Exploring the Scripture
In times of distress and crisis, people need hope and reassurance. But there is a difference between hope and blind optimism. Refusing to engage in life and the harsh realities of difficult circumstances is counterproductive when people must adjust to new challenges on the faith journey. False prophets easily misled not only the people dealing with conquest in Judah but also the exiles facing a new culture and oppression in Babylon.
These false prophets told the people to be patient; that soon, everything would be okay: ‘Don’t do anything. Just trust God. It will all work out fine.’ (See Chapters 27 and 28, for example.) Jeremiah had to combat these attractive promises of quick restoration.
Today’s text is part of a letter Jeremiah sent to the exiles in Babylon, countering false assurances that they would soon return to the land of Judah. The letter is addressed to the elders, priests, prophets, and people in Babylon. The advice is straightforward, practical, and radically different from the expected counsel.
The exiles are to create a new life in Babylon and fully invest where they are. “Build houses and live in them; plant gardens and eat what they produce” (v. 5). The people were to re-create their familiar community and lifestyle in Babylon, instead of withdrawing into grief and letting life pass them by.
The words of counsel tell them to create loving family relations, including marriage. They are to plan for the birth of sons, daughters, and grandchildren. The message is clear: you will be in Babylon for many years.
In verse 10, Jeremiah’s message suggests the exile will last for 70 years. Don’t waste your time waiting for something else to happen, but rather embrace the life you can make in exile. Ensure the survival and future of the people of God by multiplying.
More radical still is the instruction to seek the welfare of the foreign city in which they live, and to pray for Babylon. Why? “For in their welfare resides your welfare” (Doctrine and Covenants 163:4a). This instruction is radically opposite to the attitude of hate, rebellion, and resentment that usually arises among captive people. Centuries later, Jesus would say to his disciples, “‘Love your enemies and pray for those who persecute you…’” (Matthew 5:44).
People—even exiles—do not exist in a vacuum. Although the exiles might well create their own small community within a community, they still must interact with the Babylonians in their servitude, their professional lives, their buying, and their selling. How they treat their captors will affect the treatment they receive.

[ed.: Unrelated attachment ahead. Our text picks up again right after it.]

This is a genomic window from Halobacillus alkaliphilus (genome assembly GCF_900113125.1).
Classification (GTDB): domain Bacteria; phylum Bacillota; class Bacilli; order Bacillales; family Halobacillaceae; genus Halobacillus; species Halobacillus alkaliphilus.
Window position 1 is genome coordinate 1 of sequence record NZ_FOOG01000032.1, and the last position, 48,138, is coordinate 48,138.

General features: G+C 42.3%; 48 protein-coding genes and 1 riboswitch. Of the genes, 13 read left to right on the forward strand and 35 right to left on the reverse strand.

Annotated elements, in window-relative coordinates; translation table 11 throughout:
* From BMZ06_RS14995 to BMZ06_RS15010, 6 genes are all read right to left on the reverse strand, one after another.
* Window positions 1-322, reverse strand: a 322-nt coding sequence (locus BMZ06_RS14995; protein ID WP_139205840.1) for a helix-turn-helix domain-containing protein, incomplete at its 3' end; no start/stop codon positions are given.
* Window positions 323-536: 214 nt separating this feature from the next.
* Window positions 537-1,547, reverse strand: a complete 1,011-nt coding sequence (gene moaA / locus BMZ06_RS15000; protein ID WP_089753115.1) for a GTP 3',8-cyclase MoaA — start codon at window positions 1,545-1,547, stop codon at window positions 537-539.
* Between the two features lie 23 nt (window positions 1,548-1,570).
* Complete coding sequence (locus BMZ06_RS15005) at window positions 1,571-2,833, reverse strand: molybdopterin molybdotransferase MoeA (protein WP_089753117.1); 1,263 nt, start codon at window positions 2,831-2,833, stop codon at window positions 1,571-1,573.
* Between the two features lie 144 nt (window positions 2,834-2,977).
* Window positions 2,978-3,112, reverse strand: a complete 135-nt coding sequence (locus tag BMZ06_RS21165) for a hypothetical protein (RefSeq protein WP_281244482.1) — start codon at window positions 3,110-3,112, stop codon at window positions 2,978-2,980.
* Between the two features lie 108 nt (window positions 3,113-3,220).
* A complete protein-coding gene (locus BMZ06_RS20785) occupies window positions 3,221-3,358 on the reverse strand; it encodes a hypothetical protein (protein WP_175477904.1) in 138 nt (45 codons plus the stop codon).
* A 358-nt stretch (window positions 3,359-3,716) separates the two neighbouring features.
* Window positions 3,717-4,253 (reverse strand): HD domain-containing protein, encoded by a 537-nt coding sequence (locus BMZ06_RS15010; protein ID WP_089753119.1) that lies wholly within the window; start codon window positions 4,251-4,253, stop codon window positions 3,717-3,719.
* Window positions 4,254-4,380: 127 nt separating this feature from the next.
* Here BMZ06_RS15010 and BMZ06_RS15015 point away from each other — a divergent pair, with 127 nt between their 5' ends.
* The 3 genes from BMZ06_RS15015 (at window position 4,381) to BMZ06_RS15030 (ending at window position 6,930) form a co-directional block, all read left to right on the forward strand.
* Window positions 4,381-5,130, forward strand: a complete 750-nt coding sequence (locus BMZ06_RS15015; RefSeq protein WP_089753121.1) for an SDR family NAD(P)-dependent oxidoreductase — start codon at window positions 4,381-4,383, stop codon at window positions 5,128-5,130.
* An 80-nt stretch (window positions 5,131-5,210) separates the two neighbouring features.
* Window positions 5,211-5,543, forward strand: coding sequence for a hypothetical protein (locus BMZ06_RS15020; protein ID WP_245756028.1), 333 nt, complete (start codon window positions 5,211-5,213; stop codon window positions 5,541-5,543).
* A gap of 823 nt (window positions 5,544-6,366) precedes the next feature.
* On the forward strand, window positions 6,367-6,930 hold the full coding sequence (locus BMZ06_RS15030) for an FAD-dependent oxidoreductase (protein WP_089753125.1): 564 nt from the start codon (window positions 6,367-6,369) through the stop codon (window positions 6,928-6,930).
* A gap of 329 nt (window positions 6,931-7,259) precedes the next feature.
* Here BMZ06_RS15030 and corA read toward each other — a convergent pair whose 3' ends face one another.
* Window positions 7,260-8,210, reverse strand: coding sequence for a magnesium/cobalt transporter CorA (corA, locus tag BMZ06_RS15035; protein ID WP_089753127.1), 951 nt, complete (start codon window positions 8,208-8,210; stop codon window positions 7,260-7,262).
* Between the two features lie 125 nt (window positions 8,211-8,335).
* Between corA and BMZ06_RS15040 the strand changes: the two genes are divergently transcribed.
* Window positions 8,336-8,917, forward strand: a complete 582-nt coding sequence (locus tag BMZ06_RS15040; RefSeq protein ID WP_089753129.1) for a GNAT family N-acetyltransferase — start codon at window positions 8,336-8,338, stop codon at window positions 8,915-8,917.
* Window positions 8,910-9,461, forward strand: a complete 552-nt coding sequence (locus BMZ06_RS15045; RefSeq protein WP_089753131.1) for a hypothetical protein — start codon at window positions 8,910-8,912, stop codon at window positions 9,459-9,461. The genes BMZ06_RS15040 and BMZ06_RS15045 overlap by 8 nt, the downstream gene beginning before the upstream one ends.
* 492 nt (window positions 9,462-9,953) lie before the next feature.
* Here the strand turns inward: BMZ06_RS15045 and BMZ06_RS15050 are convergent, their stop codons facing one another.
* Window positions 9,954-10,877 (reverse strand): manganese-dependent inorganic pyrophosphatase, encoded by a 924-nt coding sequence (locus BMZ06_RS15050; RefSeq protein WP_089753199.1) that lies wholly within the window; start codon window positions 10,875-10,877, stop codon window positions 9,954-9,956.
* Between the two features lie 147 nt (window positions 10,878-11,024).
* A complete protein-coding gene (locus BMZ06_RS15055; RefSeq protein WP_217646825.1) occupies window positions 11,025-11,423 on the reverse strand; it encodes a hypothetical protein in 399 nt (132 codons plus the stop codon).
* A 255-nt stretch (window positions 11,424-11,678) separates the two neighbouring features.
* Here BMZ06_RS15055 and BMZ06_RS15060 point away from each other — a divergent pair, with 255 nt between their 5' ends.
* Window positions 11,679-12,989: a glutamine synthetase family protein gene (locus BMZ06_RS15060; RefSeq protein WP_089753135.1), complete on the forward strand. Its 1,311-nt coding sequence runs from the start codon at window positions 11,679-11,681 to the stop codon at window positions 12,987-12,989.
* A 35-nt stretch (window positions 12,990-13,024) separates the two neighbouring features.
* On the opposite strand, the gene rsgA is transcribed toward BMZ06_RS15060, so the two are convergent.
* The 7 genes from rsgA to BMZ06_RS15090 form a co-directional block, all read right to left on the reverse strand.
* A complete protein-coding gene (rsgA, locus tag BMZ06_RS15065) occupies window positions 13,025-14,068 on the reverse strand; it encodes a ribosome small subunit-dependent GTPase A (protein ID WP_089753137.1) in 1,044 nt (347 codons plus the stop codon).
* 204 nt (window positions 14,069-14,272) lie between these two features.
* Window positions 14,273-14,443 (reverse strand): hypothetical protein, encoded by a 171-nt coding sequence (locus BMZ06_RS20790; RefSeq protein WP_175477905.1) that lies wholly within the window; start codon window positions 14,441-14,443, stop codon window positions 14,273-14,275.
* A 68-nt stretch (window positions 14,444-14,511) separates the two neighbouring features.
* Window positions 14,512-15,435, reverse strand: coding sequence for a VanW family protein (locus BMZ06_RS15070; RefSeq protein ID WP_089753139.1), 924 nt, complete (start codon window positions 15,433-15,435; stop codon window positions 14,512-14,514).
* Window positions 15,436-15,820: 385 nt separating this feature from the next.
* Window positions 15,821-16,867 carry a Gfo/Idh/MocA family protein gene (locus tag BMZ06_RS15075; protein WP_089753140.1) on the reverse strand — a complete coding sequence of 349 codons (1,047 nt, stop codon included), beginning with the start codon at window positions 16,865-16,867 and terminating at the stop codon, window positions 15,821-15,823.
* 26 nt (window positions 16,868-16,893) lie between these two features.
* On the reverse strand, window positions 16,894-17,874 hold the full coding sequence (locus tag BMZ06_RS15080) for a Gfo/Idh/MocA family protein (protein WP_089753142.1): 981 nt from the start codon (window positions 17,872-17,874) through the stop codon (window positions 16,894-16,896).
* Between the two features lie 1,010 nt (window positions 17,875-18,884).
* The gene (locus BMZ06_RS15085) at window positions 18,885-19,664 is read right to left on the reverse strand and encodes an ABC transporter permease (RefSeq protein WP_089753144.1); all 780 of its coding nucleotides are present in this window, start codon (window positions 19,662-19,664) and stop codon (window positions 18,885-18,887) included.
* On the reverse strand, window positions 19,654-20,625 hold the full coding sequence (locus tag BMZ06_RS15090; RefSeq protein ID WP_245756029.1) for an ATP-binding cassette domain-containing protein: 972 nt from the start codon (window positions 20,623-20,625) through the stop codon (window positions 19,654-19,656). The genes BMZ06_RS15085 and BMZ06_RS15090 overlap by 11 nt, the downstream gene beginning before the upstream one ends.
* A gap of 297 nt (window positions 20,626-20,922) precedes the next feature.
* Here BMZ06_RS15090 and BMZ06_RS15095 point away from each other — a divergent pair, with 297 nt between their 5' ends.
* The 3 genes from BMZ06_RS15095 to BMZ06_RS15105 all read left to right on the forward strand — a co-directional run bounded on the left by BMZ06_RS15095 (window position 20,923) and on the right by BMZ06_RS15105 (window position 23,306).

The testimony of their religion lies in the manner in which they conduct themselves during trying circumstances. Efforts to create a cohesive, normal pattern of everyday life while striving for the welfare of the Babylonians around them will provide stability and hope until God chooses to restore them to Israel.
More importantly, Jeremiah understood the Babylonian captivity as occurring within the divine plan of God. The Babylonians were merely tools in the hands of God, carrying out God’s will. By submitting to the Babylonians, the people were recognizing and submitting to God, acting within their history.
- Jeremiah’s letter was sent to counter false predictions of a quick return to Judah.
- He told the exiles to build new lives, marry, and have children, to ensure the continuity of God’s people.
- Seeking the welfare of Babylon and praying for their captors is consistent with Christ’s teachings: “Love your enemies and pray for those who persecute you.”
- Jeremiah saw the Babylonians as God’s instruments in punishing the Jews. By submitting to their captors, the exiles were submitting to the will of God.
Questions to Consider
- Who are the false prophets of today who appease the people with popular and superficial advice of unrealistic optimism?
- How does the advice to “seek the welfare of the city” (v. 7) suggest the idea of Christians as sojourners (temporary residents, journeying towards God’s kingdom)?
- Read Jeremiah 29:7 about “seeking the welfare of the city,” and then read Doctrine and Covenants 163:4a. What similarities are there between these two sacred texts?
- Compare Jeremiah’s counsel to build communities in Babylon with the moment in Community of Christ history when Joseph Smith III advised the scattered church members to create lives as disciples where they already were settled. (See pages 122–124 in The Journey of a People: The Era of Reorganization, 1844 to 1946, by Mark Scherer, published by Community of Christ Seminary Press.)
- How does God work through history? Did God use the Babylonians as tools to punish the people of Judah? What do you believe?